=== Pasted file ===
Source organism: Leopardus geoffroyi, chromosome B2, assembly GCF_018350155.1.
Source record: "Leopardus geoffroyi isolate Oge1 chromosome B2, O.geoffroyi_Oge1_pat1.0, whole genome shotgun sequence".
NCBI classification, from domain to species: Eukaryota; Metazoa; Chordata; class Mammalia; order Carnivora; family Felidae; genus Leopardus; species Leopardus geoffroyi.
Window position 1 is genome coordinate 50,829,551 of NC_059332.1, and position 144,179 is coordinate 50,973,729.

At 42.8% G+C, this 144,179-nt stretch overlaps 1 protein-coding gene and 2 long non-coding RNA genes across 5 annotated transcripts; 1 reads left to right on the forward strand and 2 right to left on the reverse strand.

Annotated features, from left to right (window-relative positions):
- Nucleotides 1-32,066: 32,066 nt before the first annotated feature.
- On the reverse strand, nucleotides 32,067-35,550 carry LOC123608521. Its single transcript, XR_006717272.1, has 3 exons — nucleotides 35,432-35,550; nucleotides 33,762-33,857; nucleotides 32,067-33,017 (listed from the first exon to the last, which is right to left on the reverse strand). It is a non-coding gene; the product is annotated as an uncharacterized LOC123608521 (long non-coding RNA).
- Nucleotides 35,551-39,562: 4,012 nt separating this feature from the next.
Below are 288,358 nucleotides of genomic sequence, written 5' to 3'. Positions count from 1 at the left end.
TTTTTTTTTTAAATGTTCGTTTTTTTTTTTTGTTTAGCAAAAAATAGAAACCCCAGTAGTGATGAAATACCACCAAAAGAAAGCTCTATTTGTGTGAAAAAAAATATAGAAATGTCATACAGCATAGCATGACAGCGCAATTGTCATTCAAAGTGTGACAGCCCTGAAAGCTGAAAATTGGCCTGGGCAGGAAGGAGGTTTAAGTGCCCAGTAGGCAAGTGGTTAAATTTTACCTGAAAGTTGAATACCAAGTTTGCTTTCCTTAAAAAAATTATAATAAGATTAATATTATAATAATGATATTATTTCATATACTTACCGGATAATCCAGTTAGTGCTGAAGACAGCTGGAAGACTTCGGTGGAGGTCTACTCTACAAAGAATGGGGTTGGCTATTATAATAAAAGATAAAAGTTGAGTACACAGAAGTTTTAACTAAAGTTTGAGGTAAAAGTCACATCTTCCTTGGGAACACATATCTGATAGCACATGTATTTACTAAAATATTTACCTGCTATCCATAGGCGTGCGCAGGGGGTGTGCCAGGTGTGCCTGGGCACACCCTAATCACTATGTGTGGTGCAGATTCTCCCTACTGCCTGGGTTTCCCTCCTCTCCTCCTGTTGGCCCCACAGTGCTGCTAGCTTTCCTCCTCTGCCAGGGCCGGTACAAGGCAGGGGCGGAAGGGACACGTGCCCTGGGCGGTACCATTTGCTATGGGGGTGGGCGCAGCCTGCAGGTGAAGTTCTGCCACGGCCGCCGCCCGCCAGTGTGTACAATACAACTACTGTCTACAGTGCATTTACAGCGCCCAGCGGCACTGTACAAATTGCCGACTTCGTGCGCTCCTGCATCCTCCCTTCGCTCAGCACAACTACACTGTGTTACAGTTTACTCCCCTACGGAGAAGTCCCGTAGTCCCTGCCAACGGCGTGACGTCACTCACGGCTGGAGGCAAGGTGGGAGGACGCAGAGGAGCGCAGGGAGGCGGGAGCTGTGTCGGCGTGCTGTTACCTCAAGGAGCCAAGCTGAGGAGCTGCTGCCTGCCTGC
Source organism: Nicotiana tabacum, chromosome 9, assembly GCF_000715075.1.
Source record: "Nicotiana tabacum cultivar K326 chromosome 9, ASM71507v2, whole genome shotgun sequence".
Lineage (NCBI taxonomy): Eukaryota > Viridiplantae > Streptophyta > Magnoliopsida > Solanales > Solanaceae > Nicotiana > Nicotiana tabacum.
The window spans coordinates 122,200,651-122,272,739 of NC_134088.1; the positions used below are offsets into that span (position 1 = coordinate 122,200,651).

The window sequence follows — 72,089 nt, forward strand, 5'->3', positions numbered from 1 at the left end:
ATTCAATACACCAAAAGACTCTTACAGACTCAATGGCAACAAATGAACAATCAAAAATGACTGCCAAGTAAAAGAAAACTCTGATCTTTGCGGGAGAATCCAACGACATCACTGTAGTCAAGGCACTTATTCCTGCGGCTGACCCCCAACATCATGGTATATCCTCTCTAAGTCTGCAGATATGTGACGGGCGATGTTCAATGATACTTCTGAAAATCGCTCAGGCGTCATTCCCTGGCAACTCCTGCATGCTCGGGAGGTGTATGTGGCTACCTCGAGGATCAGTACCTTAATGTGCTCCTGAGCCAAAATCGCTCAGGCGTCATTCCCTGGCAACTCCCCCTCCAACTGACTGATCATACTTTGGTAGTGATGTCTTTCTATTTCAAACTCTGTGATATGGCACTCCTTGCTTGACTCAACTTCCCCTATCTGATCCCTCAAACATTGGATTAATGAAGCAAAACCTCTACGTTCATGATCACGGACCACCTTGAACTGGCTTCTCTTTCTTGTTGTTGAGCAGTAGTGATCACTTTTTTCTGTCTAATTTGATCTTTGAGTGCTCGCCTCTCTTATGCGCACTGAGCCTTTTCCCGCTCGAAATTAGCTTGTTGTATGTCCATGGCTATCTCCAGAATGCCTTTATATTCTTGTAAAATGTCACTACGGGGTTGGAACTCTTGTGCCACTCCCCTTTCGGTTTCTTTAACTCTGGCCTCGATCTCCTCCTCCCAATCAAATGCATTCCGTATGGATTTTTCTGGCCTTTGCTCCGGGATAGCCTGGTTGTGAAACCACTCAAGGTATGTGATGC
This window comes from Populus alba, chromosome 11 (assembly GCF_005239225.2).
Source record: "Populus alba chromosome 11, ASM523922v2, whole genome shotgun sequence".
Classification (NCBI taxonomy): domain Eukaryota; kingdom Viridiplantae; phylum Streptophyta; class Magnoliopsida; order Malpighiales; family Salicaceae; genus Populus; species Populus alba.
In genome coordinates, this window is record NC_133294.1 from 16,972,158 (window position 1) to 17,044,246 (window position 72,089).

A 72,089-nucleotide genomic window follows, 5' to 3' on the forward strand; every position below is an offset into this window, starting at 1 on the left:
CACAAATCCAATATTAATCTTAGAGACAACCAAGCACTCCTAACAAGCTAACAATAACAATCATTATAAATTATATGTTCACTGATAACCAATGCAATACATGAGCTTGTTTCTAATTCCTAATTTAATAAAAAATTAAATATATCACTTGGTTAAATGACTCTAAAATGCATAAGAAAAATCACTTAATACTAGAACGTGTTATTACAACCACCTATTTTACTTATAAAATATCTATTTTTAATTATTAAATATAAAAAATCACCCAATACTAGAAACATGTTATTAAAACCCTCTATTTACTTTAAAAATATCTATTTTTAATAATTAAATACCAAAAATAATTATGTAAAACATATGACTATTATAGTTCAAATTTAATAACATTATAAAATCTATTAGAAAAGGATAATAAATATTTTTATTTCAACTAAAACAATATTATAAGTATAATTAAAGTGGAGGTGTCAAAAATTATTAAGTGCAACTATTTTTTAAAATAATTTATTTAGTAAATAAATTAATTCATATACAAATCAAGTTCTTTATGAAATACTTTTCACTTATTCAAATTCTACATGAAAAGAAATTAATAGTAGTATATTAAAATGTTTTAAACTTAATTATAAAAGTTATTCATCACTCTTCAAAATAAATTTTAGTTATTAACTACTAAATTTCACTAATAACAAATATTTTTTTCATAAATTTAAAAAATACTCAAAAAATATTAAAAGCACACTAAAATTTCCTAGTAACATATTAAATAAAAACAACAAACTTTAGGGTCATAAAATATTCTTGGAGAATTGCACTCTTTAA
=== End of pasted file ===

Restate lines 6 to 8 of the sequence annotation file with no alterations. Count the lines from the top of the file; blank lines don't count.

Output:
Annotated features, from left to right (window-relative positions):
- Nucleotides 1-32,066: 32,066 nt before the first annotated feature.
- On the reverse strand, nucleotides 32,067-35,550 carry LOC123608521. Its single transcript, XR_006717272.1, has 3 exons — nucleotides 35,432-35,550; nucleotides 33,762-33,857; nucleotides 32,067-33,017 (listed from the first exon to the last, which is right to left on the reverse strand). It is a non-coding gene; the product is annotated as an uncharacterized LOC123608521 (long non-coding RNA).